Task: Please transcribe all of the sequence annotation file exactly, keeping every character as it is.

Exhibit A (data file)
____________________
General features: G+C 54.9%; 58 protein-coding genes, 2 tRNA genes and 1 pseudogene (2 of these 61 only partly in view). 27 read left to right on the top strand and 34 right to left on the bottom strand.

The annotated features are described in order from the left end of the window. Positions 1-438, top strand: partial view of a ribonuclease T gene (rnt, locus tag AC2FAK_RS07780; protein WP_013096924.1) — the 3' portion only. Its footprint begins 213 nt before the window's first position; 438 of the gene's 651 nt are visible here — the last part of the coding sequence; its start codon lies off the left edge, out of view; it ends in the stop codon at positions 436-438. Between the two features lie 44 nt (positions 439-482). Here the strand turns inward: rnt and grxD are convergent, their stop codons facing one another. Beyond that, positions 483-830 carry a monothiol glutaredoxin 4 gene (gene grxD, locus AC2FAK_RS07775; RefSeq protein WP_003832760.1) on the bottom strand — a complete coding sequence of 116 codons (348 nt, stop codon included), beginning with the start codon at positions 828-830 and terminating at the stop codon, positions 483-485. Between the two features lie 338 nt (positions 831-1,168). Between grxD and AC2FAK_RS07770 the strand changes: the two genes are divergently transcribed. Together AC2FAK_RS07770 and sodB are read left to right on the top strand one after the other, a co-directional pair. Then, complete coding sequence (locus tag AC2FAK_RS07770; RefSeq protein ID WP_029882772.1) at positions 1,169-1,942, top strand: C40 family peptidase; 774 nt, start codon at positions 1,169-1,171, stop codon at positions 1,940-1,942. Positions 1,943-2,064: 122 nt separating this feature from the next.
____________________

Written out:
General features: G+C 54.9%; 58 protein-coding genes, 2 tRNA genes and 1 pseudogene (2 of these 61 only partly in view). 27 read left to right on the top strand and 34 right to left on the bottom strand.

The annotated features are described in order from the left end of the window. Positions 1-438, top strand: partial view of a ribonuclease T gene (rnt, locus tag AC2FAK_RS07780; protein WP_013096924.1) — the 3' portion only. Its footprint begins 213 nt before the window's first position; 438 of the gene's 651 nt are visible here — the last part of the coding sequence; its start codon lies off the left edge, out of view; it ends in the stop codon at positions 436-438. Between the two features lie 44 nt (positions 439-482). Here the strand turns inward: rnt and grxD are convergent, their stop codons facing one another. Beyond that, positions 483-830 carry a monothiol glutaredoxin 4 gene (gene grxD, locus AC2FAK_RS07775; RefSeq protein WP_003832760.1) on the bottom strand — a complete coding sequence of 116 codons (348 nt, stop codon included), beginning with the start codon at positions 828-830 and terminating at the stop codon, positions 483-485. Between the two features lie 338 nt (positions 831-1,168). Between grxD and AC2FAK_RS07770 the strand changes: the two genes are divergently transcribed. Together AC2FAK_RS07770 and sodB are read left to right on the top strand one after the other, a co-directional pair. Then, complete coding sequence (locus tag AC2FAK_RS07770; RefSeq protein ID WP_029882772.1) at positions 1,169-1,942, top strand: C40 family peptidase; 774 nt, start codon at positions 1,169-1,171, stop codon at positions 1,940-1,942. Positions 1,943-2,064: 122 nt separating this feature from the next.